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Strategy 2: grow larger so you can "write the check" for major acquisitions.

R. Randolph Devening Executive Vice President & CFO Fleming Companies, Inc.

Business: Wholesale food distributor

Tow assets: $2 billion

Credit rating: Baa/Bbb

With annual sales at $12 billion, Fleming is now the nation's largest wholesale food distributor, serving more than 5,000 stores in 36 states. We provide retail customers with national brands of grocery products, private-label items, perishables, and general merchandise. The industry itself is a $92 billion-per-year industry at the wholesale level, encompassing 240 companies. Fleming currently has a 13-percent market share.

As we began the 1980s, Fleming was the second largest company in the industry, with sales at $2.8 billion - well behind Super Value. other major players at that time and today are Wetterau, Nash-Finch, and Scrivner; all but Scrivner are publicly held companies. The industry was fragmented. There were more than 400 wholesale companies, and volumes were smaller. Capitalizing on economies of scale became more important to increase buying power and provide technical support to retailers. The capital requirements were increasing. And stores were becoming larger and required more investment. The major players had to get larger and stronger or face a very limited future. The seeds of consolidation were sown.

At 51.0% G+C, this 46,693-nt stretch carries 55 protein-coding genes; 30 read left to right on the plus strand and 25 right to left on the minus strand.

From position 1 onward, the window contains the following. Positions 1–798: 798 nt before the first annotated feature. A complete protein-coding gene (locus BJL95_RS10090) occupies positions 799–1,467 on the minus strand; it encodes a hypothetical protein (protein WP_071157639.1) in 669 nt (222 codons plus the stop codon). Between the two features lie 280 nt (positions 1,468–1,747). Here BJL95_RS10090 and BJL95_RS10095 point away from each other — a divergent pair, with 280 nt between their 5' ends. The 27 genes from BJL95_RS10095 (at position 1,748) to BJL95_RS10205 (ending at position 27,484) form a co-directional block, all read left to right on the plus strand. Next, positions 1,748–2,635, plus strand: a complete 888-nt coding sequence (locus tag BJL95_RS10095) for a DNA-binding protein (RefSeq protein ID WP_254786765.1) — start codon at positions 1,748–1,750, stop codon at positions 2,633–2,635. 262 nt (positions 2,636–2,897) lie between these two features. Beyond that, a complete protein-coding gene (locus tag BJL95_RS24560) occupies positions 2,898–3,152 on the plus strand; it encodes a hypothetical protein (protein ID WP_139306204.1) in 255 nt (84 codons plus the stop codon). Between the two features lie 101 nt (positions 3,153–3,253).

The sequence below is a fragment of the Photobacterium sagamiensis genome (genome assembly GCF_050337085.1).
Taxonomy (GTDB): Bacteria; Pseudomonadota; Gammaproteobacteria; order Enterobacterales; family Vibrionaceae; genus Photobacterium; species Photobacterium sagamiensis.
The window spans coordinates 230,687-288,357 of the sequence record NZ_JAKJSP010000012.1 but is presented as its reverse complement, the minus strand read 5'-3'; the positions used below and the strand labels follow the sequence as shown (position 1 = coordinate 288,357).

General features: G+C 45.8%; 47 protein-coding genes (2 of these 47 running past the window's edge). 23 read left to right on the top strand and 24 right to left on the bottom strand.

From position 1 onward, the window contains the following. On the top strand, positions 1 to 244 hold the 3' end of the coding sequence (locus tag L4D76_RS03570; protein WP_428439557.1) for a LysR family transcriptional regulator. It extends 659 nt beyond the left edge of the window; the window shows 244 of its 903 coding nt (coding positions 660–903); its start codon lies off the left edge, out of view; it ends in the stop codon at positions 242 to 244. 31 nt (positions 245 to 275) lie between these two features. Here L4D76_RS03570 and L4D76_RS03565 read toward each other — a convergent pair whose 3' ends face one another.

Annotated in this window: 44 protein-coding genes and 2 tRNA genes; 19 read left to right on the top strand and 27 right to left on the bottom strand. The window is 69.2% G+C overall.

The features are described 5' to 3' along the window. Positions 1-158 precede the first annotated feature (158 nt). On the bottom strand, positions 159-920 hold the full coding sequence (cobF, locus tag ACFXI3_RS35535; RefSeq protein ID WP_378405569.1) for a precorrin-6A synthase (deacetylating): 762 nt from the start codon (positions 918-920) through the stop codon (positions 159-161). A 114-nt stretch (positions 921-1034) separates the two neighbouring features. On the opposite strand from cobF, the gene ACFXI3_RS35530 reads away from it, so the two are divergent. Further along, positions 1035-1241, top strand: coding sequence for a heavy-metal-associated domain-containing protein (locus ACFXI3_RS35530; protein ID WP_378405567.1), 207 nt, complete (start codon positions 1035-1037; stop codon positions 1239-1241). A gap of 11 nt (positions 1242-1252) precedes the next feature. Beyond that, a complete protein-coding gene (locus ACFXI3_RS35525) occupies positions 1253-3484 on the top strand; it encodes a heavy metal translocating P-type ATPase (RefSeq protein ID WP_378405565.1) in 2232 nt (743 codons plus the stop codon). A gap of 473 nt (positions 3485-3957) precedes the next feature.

Fleming saw this as an opportunity. We adopted a strategy of developing a balanced capital structure using a variety of financial tools to take advantage of the consolidation. We wanted to be able to write the check for major acquisitions.

We took steps to become better recognized by the financial community so we could access capital more easily as opportunities arose. We felt that, if we were successful, we would be able to improve our P/E ratio and increase shareholder value.

Fleming rose to the top of the industry primarily through the steps we took to capitalize on expansion opportunities. For instance, in the early '80s, we went to the financial community to establish ourselves before we needed substantial financing. We applied for and received commercial paper ratings from Standard & Poor's and Fitches at the 2 level. We've nurtured our relationships with the financial community over the years, and this has been instrumental in our ability to move quickly to capitalize on major opportunities.


In 1980, Fleming had total assets of $345 million and shareholders' equity of $122 million. Our long-term debt combined with capital lease obligations represented 38 percent of our total capital - very conservative at that time - and we used no short-term borrowings.

In December of 1981, Fleming made its first major acquisition, the McLain Grocery in Ohio. It was well managed, served 287 stores, had sales of $328 million, and had net earnings of $2.9 million. We issued 886,000 shares of Fleming stock, worth $23 million, in exchange for all the outstanding stock of McLain. In the transaction, we were able to increase our total assets almost 20 percent and shareholders' equity by 25 percent, while long-term debt and the debt-to-capital ratio declined.